john-kendrew

24 March 2014

Model Making

Balancing on this dense forest of poles are the beginnings to the first molecular model of a protein ever to be made. Representing single atoms, each little ball is located in exactly the right position. The man behind the model is John Cowdery Kendrew, who was born on this day in 1917. Together with biologist Max Perutz, he won the 1962 Nobel Prize in Chemistry for finding out the structure of two proteins using a method called X-ray crystallography. Though it’s essentially a type of microscopy that zooms in incredibly far, it’s tricky to use. Rather than creating a magnified picture, it produces a dotted pattern that scientists need to decipher. And to generate a clear pattern, the protein molecules need to be in a perfect crystal formation. Kendrew and Perutz cleverly accomplished both, and thereby pioneered a new level of understanding into the biomolecules that run life.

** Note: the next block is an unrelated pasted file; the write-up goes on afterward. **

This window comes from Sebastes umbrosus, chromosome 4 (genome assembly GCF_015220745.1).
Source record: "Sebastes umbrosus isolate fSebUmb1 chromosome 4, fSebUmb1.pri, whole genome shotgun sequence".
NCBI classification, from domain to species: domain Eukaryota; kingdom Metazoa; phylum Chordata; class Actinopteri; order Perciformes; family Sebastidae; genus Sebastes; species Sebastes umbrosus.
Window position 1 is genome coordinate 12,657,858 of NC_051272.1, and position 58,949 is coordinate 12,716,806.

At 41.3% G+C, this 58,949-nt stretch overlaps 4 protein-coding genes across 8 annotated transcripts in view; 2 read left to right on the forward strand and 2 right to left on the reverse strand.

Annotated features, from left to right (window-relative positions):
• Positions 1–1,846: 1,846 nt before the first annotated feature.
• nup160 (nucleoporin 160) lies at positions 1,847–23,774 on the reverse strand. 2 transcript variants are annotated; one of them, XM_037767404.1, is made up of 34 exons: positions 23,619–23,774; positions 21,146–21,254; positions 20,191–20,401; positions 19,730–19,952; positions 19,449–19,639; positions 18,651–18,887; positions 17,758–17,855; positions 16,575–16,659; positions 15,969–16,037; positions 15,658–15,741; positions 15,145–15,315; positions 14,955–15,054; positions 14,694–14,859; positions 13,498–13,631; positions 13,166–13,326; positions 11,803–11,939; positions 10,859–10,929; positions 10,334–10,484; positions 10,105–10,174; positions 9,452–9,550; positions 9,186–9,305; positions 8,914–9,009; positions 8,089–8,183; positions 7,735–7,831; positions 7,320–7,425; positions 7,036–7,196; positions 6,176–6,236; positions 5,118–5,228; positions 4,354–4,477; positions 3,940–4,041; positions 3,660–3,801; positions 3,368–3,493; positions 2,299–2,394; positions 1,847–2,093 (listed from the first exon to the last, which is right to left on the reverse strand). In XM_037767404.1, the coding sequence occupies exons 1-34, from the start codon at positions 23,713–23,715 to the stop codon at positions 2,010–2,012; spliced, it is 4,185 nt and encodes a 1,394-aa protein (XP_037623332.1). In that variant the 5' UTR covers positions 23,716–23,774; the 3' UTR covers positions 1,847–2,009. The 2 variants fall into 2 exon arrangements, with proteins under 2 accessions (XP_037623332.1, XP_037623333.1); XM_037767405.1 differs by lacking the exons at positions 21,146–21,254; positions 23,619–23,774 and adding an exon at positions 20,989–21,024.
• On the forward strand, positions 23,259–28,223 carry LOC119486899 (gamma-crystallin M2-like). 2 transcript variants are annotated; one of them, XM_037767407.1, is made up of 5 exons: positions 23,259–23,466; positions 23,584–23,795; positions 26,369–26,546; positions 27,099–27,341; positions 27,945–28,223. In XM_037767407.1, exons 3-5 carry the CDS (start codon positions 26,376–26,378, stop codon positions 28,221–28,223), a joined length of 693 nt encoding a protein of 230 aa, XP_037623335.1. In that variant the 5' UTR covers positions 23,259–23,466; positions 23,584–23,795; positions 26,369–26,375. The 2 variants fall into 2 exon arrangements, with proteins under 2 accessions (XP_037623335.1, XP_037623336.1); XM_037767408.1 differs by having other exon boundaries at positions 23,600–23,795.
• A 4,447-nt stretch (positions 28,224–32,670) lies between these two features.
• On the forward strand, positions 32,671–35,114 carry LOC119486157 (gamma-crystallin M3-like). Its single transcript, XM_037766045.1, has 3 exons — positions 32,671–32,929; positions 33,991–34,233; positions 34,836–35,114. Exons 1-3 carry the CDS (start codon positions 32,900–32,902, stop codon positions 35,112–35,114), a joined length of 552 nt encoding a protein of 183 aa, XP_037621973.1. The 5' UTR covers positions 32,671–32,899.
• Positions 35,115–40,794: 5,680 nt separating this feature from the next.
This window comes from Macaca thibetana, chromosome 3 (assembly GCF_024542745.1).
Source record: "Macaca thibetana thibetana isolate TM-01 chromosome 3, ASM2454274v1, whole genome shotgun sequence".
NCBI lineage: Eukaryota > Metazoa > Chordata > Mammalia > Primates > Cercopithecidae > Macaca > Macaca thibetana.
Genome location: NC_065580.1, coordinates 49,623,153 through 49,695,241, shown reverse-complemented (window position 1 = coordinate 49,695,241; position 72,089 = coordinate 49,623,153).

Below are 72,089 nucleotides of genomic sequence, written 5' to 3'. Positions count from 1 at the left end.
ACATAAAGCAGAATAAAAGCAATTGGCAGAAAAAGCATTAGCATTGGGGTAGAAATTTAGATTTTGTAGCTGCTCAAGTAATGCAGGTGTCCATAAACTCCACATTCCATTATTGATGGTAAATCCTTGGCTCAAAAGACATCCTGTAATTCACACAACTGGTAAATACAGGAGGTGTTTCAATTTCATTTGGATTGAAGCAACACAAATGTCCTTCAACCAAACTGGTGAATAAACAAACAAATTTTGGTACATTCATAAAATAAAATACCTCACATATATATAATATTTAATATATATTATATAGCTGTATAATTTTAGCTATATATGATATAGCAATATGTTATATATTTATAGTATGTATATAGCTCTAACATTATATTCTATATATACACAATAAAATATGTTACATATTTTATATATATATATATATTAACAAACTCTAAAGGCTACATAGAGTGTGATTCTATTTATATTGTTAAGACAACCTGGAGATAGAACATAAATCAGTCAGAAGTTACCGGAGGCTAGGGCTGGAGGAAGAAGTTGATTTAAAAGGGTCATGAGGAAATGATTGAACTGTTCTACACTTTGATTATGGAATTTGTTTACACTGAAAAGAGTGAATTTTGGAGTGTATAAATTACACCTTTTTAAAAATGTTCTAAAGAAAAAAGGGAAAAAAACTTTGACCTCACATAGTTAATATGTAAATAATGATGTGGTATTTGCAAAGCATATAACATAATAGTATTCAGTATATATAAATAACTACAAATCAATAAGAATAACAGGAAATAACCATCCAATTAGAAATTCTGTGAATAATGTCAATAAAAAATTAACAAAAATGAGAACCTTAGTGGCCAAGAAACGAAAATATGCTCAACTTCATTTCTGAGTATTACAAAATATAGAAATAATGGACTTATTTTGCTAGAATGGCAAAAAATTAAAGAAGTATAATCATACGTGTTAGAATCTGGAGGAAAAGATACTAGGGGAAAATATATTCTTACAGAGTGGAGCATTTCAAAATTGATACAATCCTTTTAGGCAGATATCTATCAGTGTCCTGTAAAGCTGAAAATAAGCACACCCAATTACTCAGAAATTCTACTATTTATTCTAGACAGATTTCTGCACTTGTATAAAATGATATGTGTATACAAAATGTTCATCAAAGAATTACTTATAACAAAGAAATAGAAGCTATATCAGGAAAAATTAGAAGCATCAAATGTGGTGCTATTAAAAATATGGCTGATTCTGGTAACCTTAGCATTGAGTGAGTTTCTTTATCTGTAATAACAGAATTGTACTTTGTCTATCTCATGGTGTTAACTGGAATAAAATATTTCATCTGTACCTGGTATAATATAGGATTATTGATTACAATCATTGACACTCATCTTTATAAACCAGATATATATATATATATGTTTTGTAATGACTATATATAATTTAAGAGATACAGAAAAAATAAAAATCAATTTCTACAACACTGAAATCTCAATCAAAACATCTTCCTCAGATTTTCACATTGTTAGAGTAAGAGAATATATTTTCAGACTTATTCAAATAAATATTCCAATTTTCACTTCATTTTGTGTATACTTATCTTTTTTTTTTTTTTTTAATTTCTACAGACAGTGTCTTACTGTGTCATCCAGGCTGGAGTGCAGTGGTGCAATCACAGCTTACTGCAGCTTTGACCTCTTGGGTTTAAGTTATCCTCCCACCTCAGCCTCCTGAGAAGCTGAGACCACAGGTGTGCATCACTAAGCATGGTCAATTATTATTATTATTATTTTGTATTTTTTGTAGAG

Written by Emma Bornebroek

Image courtesy of the MRC Laboratory of Molecular Biology
Any re-use of this image must be authorised by the LMB

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It’s the birthday of Max Perutz, who was born in 1914 in Vienna. Perutz studied chemistry at the University of Vienna. For his PhD he went to the University of Cambridge, where he became one of pioneers in the application of x-ray crystallography to molecular biology. In 1937 he began studying the structure of the blood-transporting protein hemoglobin. The project, which took him 22 years to complete, earned him a share of the 1962 Nobel chemistry prize with his Cambridge colleague John Kendrew. That same year, his graduate student, Francis Crick, was awarded the Nobel medicine prize with James Watson for their determination of the physical and chemical structure of DNA.

source: Physics Today

This is a preparatory drawing for the myoglobin painting for the December 1961 Scientific American article, “The Three Dimensional Structure of a Protein Molecule” by biochemist John Kendrew. The notations in the drawing are comments between Kendrew and Geis.
Geis asks: “Which of these two treatments ‘A’ or 'B’ is preferable?" 
Kendrew writes: "Don’t forget the water molecule.”

via The Scientist